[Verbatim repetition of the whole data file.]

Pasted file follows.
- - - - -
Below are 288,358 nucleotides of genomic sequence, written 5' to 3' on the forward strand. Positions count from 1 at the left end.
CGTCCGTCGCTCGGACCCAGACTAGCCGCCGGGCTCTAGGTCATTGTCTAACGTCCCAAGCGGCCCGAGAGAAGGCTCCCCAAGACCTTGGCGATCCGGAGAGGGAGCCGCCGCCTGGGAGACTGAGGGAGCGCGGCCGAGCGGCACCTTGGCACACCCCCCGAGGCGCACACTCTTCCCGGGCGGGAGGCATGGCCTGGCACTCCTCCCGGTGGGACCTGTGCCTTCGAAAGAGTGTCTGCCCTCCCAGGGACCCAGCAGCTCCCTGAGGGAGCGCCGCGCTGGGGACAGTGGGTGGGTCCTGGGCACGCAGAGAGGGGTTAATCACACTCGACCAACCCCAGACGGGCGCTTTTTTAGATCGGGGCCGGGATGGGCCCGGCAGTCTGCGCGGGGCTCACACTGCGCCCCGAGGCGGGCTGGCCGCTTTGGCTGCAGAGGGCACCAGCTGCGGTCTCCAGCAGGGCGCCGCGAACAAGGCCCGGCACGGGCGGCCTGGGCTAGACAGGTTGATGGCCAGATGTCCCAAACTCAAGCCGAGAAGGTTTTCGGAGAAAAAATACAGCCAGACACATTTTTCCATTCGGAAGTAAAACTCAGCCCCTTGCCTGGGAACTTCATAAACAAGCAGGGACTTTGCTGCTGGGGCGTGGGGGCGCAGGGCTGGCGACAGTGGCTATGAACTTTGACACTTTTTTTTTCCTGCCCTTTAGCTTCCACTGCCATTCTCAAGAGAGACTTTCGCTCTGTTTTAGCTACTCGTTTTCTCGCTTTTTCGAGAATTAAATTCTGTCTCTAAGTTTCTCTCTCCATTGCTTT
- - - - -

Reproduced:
Below are 288,358 nucleotides of genomic sequence, written 5' to 3' on the forward strand. Positions count from 1 at the left end.
CGTCCGTCGCTCGGACCCAGACTAGCCGCCGGGCTCTAGGTCATTGTCTAACGTCCCAAGCGGCCCGAGAGAAGGCTCCCCAAGACCTTGGCGATCCGGAGAGGGAGCCGCCGCCTGGGAGACTGAGGGAGCGCGGCCGAGCGGCACCTTGGCACACCCCCCGAGGCGCACACTCTTCCCGGGCGGGAGGCATGGCCTGGCACTCCTCCCGGTGGGACCTGTGCCTTCGAAAGAGTGTCTGCCCTCCCAGGGACCCAGCAGCTCCCTGAGGGAGCGCCGCGCTGGGGACAGTGGGTGGGTCCTGGGCACGCAGAGAGGGGTTAATCACACTCGACCAACCCCAGACGGGCGCTTTTTTAGATCGGGGCCGGGATGGGCCCGGCAGTCTGCGCGGGGCTCACACTGCGCCCCGAGGCGGGCTGGCCGCTTTGGCTGCAGAGGGCACCAGCTGCGGTCTCCAGCAGGGCGCCGCGAACAAGGCCCGGCACGGGCGGCCTGGGCTAGACAGGTTGATGGCCAGATGTCCCAAACTCAAGCCGAGAAGGTTTTCGGAGAAAAAATACAGCCAGACACATTTTTCCATTCGGAAGTAAAACTCAGCCCCTTGCCTGGGAACTTCATAAACAAGCAGGGACTTTGCTGCTGGGGCGTGGGGGCGCAGGGCTGGCGACAGTGGCTATGAACTTTGACACTTTTTTTTTCCTGCCCTTTAGCTTCCACTGCCATTCTCAAGAGAGACTTTCGCTCTGTTTTAGCTACTCGTTTTCTCGCTTTTTCGAGAATTAAATTCTGTCTCTAAGTTTCTCTCTCCATTGCTTT